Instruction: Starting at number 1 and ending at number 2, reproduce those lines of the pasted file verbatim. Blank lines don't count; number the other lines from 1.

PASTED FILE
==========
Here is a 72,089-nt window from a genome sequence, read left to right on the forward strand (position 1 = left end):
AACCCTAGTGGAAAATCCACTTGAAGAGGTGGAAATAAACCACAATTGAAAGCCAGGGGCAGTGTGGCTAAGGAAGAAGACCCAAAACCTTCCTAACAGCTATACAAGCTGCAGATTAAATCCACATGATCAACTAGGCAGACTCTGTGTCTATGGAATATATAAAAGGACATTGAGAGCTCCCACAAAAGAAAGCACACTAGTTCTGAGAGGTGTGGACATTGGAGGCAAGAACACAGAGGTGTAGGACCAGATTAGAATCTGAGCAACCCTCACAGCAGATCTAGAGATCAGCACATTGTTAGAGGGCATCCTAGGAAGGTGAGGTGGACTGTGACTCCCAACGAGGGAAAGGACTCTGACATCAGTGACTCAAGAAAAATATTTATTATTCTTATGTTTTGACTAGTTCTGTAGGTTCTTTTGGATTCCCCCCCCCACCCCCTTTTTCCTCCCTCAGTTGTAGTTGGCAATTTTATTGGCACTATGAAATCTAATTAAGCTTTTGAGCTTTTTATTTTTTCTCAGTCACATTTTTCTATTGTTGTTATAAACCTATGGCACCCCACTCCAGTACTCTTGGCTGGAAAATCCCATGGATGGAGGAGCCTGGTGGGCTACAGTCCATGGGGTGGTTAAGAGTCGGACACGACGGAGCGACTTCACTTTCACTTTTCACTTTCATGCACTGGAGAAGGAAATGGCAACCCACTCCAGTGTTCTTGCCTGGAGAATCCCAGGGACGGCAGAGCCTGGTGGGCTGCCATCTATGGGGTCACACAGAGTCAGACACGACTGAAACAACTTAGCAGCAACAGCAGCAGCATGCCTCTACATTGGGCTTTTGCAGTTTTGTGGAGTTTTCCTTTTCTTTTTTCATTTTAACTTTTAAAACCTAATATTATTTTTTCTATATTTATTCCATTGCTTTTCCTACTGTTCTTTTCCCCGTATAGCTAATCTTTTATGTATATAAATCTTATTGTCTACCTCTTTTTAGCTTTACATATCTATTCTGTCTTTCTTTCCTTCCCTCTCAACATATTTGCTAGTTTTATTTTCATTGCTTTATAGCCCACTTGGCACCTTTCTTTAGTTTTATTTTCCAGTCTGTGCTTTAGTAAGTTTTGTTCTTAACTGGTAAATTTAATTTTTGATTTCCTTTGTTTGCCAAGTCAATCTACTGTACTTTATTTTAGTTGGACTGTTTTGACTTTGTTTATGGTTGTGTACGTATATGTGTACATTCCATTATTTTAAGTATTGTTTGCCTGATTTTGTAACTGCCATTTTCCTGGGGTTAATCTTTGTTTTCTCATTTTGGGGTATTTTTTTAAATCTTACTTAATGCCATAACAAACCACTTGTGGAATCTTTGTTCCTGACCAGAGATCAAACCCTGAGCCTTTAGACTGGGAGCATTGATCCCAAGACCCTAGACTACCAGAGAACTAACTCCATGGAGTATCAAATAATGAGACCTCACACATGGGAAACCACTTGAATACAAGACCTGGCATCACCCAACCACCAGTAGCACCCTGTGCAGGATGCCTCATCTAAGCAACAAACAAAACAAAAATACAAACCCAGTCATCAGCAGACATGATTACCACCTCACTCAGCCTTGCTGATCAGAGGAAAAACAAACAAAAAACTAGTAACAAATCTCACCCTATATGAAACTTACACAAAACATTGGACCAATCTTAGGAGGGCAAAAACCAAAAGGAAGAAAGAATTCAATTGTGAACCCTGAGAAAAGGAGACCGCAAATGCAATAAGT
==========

Here is a 72,089-nt window from a genome sequence, read left to right on the forward strand (position 1 = left end):
AACCCTAGTGGAAAATCCACTTGAAGAGGTGGAAATAAACCACAATTGAAAGCCAGGGGCAGTGTGGCTAAGGAAGAAGACCCAAAACCTTCCTAACAGCTATACAAGCTGCAGATTAAATCCACATGATCAACTAGGCAGACTCTGTGTCTATGGAATATATAAAAGGACATTGAGAGCTCCCACAAAAGAAAGCACACTAGTTCTGAGAGGTGTGGACATTGGAGGCAAGAACACAGAGGTGTAGGACCAGATTAGAATCTGAGCAACCCTCACAGCAGATCTAGAGATCAGCACATTGTTAGAGGGCATCCTAGGAAGGTGAGGTGGACTGTGACTCCCAACGAGGGAAAGGACTCTGACATCAGTGACTCAAGAAAAATATTTATTATTCTTATGTTTTGACTAGTTCTGTAGGTTCTTTTGGATTCCCCCCCCCACCCCCTTTTTCCTCCCTCAGTTGTAGTTGGCAATTTTATTGGCACTATGAAATCTAATTAAGCTTTTGAGCTTTTTATTTTTTCTCAGTCACATTTTTCTATTGTTGTTATAAACCTATGGCACCCCACTCCAGTACTCTTGGCTGGAAAATCCCATGGATGGAGGAGCCTGGTGGGCTACAGTCCATGGGGTGGTTAAGAGTCGGACACGACGGAGCGACTTCACTTTCACTTTTCACTTTCATGCACTGGAGAAGGAAATGGCAACCCACTCCAGTGTTCTTGCCTGGAGAATCCCAGGGACGGCAGAGCCTGGTGGGCTGCCATCTATGGGGTCACACAGAGTCAGACACGACTGAAACAACTTAGCAGCAACAGCAGCAGCATGCCTCTACATTGGGCTTTTGCAGTTTTGTGGAGTTTTCCTTTTCTTTTTTCATTTTAACTTTTAAAACCTAATATTATTTTTTCTATATTTATTCCATTGCTTTTCCTACTGTTCTTTTCCCCGTATAGCTAATCTTTTATGTATATAAATCTTATTGTCTACCTCTTTTTAGCTTTACATATCTATTCTGTCTTTCTTTCCTTCCCTCTCAACATATTTGCTAGTTTTATTTTCATTGCTTTATAGCCCACTTGGCACCTTTCTTTAGTTTTATTTTCCAGTCTGTGCTTTAGTAAGTTTTGTTCTTAACTGGTAAATTTAATTTTTGATTTCCTTTGTTTGCCAAGTCAATCTACTGTACTTTATTTTAGTTGGACTGTTTTGACTTTGTTTATGGTTGTGTACGTATATGTGTACATTCCATTATTTTAAGTATTGTTTGCCTGATTTTGTAACTGCCATTTTCCTGGGGTTAATCTTTGTTTTCTCATTTTGGGGTATTTTTTTAAATCTTACTTAATGCCATAACAAACCACTTGTGGAATCTTTGTTCCTGACCAGAGATCAAACCCTGAGCCTTTAGACTGGGAGCATTGATCCCAAGACCCTAGACTACCAGAGAACTAACTCCATGGAGTATCAAATAATGAGACCTCACACATGGGAAACCACTTGAATACAAGACCTGGCATCACCCAACCACCAGTAGCACCCTGTGCAGGATGCCTCATCTAAGCAACAAACAAAACAAAAATACAAACCCAGTCATCAGCAGACATGATTACCACCTCACTCAGCCTTGCTGATCAGAGGAAAAACAAACAAAAAACTAGTAACAAATCTCACCCTATATGAAACTTACACAAAACATTGGACCAATCTTAGGAGGGCAAAAACCAAAAGGAAGAAAGAATTCAATTGTGAACCCTGAGAAAAGGAGACCGCAAATGCAATAAGT